Case Summaries – Fourth Department Decisions Released on November 13, 2015

Published on November 16, 2015 1:46 pm by hiscockadmin in Appeals Blog

Criminal Case Summaries:

  • People v Casey (KA 13-01022) – 4AD reverses, in part, the lower court’s order denying D’s CPL 440 motion to vacate his conviction based on ineffective assistance of counsel. D was convicted in 2003 of arson and murder. In her 440 motion, D argued, among other things, that defense counsel was ineffective for failing to hire an expert to refute the theory of the prosecutor’s fire investigation expert, and to utilize nationally recognized fire-investigation standards to cross-examine the prosecutor’s expert. 4AD finds that the lower court should have granted a hearing to determine whether counsel should have either hired an expert or cross-examined the prosecutor’s expert regarding the standards published in the National Fire Protection Association 921 Guide for Fire and Explosion Investigations. A hearing is necessary to determine whether those standards were generally accepted at the time of trial and if expert testimony was available.
  • People v Lyon (KA 14-00581) – In this violation of probation matter, 4AD finds that the lower court did not fail to schedule and conduct a prompt hearing pursuant to CPL 410.70 (1). D’s probation was transferred to Wisconsin. He was convicted of new felonies there and sentenced to prison. The New York court issued a warrant, which was lodged as a detainer in Wisconsin. D thereafter sought to be extradited and to plead guilty to the violation of probation, but was not transported to New York until two days after his Wisconsin prison term ended. A hearing was then held in New York after several adjournments. 4AD finds that the hearing here was not improperly delayed, and distinguishes between situations where a defendant is in custody in New York and ones involving out-of-state custody. In cases involving out-of-state custody, the Interstate Agreement on Detainers does not require states to execute detainers before a defendant is released from prison. Here, D was brought to New York soon after his Wisconsin prison term ended.
  • People v Nellons (KA 15-00614) – In this People’s appeal, 4AD affirms the lower court’s order reducing the third-degree criminal possession of a controlled substance count to seventh-degree criminal possession of a weapon. D was found with two bags of crack cocaine weighing a total of eight grams, and police testified that this was not an amount consistent with personal use. 4AD agrees with the lower court that this amount of drugs does not, as a matter of law, permit the inference that D intended to sell them. “More than mere possession of a modest quantity of drugs, not packaged for sale and unaccompanied by any other saleslike conduct, must be present for such an inference to arise.”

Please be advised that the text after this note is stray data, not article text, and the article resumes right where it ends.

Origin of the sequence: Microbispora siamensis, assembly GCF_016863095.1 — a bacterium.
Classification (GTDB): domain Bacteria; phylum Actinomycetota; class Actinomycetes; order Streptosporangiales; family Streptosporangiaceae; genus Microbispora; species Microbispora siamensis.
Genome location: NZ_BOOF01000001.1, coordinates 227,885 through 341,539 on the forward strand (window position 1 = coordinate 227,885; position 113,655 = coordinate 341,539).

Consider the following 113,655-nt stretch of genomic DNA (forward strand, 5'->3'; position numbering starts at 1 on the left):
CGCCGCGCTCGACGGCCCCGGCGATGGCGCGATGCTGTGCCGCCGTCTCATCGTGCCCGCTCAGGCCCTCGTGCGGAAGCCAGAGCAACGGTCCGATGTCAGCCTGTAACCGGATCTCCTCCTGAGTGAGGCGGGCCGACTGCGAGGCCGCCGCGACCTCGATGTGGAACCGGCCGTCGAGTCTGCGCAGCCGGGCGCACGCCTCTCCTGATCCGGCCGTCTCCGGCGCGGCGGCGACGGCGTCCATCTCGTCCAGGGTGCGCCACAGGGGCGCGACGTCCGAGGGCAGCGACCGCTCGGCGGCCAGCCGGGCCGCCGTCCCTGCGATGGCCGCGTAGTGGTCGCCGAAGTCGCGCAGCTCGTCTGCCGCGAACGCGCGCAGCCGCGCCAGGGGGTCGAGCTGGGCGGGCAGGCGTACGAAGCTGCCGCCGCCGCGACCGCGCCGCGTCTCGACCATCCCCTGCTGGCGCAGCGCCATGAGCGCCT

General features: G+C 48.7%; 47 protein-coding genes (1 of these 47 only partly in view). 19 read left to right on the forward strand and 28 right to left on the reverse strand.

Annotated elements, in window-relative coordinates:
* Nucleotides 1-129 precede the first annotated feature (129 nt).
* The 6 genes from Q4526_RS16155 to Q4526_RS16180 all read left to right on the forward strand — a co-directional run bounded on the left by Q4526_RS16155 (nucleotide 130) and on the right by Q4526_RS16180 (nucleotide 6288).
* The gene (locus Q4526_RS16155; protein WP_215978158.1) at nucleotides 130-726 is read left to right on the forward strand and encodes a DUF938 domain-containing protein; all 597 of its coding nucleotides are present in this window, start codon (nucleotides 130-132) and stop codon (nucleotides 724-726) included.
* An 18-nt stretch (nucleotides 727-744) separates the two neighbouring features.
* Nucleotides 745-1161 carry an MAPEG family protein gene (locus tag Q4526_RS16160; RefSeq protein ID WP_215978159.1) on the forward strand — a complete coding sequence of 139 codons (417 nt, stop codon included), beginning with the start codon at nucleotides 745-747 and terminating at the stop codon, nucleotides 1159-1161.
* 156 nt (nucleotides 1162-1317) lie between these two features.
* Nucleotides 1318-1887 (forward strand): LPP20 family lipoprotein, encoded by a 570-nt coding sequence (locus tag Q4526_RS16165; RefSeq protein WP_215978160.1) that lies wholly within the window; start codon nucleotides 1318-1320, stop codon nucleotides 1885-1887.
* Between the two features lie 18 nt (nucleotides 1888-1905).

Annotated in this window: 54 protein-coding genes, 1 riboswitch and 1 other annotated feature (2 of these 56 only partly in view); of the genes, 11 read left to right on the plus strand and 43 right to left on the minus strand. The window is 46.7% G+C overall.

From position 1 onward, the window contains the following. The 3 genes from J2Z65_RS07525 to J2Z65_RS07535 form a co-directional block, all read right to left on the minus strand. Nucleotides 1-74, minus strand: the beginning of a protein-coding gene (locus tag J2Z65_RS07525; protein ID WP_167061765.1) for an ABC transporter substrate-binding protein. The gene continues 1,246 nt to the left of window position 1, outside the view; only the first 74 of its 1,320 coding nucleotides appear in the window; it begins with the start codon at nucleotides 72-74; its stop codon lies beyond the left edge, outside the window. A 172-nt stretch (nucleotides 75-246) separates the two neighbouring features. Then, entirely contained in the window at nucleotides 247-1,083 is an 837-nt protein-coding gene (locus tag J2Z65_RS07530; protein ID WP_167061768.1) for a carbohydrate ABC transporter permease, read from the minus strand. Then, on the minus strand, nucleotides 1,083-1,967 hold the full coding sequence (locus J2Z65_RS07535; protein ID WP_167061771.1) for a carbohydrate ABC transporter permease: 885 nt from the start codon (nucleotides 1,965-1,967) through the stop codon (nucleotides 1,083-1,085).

• People v Slade (KA 10-01385) – 4AD finds that the lower court erred in admitting a statement made by D that was not specified in the prosecutor’s CPL 710.30 notice. D made the statement while police were executing a search warrant, and he was lying on the floor handcuffed. He told police he lived “here” when an officer was completing a prisoner data report. 4AD first explains that, generally, when police obtain “pedigree information” from a defendant, such statements need not be specified in a CPL 710.30 notice. But when such information is obtained under circumstances where it is likely to be inculpatory, the prosecutor cannot rely on the pedigree information exception. Here, under the circumstances, the question was likely to elicit incriminatory information, and had a necessary connection to the possessory crimes with which D was charged.

Family Law Case Summaries:

  • Matter of Merkle v Henry (CAF 14-01819) – In this custody/visitation matter, 4AD modifies the Family Court’s order, which, among other things, allowed the child to dictate the extent of visitation with the father. The AFC filed a petition to suspend visitation with the father, and the lower court thereafter ordered that visitation should be at such times as the child and father could agree, and the child was expected to initiate contact with the father for visitation. 4AD explains that the AFC failed to overcome the rebuttable presumption that visitation with a noncustodial parent is in a child’s best interest. As a result, the petition, which requested suspension of visitation, not modification of its terms, should have been denied in its entirety. In any case, the court’s order allowing the child to dictate the terms of visitation “tends unnecessarily to defeat the right of visitation”. A court cannot delegate its authority to determine visitation to either a parent or child, and the order here had the practical effect of denying visitation indefinitely.